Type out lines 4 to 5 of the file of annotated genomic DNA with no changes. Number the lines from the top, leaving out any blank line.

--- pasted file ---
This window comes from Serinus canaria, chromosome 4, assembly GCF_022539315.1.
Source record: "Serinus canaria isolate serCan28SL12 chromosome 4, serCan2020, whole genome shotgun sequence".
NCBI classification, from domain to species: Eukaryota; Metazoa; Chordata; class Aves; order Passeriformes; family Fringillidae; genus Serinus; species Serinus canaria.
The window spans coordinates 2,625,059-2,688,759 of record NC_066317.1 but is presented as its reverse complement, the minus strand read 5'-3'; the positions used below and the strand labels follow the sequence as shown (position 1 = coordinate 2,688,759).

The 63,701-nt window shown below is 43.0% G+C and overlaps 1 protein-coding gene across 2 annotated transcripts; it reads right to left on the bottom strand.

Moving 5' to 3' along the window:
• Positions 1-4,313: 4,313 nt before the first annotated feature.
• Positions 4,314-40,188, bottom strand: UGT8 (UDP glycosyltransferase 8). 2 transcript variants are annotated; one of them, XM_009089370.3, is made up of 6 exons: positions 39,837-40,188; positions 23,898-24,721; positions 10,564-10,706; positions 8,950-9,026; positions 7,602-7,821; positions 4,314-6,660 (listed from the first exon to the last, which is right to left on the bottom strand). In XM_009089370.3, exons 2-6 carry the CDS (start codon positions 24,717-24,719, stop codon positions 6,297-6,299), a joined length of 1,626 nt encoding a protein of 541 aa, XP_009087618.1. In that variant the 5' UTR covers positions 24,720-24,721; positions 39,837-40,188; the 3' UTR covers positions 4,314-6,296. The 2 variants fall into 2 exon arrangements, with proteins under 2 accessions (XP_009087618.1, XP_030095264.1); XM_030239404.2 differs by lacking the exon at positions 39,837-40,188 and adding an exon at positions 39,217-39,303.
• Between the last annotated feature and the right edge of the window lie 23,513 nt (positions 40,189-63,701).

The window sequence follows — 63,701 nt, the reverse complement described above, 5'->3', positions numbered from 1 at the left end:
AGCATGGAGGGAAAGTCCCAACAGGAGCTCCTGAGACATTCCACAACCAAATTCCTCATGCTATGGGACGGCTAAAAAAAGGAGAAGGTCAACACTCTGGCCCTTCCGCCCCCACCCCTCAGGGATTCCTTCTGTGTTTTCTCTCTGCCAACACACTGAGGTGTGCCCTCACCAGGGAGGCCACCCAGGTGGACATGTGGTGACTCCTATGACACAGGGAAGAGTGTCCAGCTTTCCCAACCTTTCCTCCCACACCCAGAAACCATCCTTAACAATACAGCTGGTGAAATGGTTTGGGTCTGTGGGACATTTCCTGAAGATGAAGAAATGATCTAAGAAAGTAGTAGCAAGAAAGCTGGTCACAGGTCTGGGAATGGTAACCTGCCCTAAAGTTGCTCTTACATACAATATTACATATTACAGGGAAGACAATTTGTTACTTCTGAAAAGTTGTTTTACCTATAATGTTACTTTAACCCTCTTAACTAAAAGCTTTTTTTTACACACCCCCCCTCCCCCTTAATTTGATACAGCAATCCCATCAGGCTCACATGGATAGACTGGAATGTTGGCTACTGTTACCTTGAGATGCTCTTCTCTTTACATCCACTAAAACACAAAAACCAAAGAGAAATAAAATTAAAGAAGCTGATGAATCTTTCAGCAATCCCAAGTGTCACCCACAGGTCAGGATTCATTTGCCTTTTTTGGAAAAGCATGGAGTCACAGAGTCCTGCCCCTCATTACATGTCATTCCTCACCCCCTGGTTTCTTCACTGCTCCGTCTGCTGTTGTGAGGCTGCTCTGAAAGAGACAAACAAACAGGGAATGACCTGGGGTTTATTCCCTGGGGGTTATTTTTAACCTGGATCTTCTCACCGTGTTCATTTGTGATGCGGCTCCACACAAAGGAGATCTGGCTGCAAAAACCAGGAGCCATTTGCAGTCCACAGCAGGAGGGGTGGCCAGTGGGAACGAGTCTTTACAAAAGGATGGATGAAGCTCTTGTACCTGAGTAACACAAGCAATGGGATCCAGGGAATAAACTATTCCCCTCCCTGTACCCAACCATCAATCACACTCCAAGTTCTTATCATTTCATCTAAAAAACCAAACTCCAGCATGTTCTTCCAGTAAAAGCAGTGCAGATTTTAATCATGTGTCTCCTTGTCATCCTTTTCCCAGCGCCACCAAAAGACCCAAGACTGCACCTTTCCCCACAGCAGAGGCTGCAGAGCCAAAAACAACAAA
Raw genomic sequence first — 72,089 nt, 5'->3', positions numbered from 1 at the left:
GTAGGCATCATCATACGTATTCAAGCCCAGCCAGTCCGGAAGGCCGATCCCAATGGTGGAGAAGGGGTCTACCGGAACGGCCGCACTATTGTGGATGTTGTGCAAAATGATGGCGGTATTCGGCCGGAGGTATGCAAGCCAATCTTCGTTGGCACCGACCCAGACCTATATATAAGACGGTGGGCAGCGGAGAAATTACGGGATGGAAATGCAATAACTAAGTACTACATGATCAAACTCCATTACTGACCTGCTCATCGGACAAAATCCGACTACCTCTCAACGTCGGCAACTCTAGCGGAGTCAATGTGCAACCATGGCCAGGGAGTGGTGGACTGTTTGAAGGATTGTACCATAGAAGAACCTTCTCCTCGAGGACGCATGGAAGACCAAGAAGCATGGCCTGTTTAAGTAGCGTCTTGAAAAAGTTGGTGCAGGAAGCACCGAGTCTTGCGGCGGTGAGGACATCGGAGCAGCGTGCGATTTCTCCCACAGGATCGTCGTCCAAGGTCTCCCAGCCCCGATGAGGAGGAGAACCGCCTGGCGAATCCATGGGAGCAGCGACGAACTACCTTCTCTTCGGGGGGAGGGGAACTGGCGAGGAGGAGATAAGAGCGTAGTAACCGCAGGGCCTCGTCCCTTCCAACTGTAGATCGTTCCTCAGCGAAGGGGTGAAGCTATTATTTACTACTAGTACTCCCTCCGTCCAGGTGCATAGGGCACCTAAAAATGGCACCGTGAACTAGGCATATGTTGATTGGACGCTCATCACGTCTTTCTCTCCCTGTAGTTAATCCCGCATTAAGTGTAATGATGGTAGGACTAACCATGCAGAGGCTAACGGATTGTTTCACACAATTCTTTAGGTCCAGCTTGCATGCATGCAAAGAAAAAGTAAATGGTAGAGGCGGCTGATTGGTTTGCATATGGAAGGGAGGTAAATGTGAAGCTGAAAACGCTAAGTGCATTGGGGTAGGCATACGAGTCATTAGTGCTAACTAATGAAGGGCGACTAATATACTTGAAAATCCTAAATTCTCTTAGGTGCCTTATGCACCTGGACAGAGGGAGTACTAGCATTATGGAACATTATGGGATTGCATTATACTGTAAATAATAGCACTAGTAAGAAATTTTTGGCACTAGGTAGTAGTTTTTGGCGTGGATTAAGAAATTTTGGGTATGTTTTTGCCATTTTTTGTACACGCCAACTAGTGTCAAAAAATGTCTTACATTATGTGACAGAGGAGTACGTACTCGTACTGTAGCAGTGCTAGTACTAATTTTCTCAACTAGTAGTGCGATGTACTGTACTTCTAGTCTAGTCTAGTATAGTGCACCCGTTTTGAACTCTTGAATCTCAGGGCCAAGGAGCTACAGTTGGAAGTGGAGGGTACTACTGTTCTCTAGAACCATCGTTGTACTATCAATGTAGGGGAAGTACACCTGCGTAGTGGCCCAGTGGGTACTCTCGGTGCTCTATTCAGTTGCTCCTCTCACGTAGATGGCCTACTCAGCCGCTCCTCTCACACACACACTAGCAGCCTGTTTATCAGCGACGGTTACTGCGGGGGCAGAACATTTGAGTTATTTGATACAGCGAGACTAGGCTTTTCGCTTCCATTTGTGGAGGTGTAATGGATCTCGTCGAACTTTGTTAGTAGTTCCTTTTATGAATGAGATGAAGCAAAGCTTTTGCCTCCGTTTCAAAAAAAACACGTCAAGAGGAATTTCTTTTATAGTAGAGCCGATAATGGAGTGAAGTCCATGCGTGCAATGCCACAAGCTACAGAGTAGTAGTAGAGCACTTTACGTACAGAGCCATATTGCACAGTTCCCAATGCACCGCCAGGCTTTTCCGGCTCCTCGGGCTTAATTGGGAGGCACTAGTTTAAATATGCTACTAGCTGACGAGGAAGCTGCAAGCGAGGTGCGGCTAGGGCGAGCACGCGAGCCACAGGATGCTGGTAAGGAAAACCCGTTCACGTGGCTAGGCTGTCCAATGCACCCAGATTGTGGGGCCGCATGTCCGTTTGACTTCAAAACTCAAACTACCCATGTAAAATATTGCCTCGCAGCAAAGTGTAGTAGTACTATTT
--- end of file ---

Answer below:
The window spans coordinates 2,625,059-2,688,759 of record NC_066317.1 but is presented as its reverse complement, the minus strand read 5'-3'; the positions used below and the strand labels follow the sequence as shown (position 1 = coordinate 2,688,759).

The 63,701-nt window shown below is 43.0% G+C and overlaps 1 protein-coding gene across 2 annotated transcripts; it reads right to left on the bottom strand.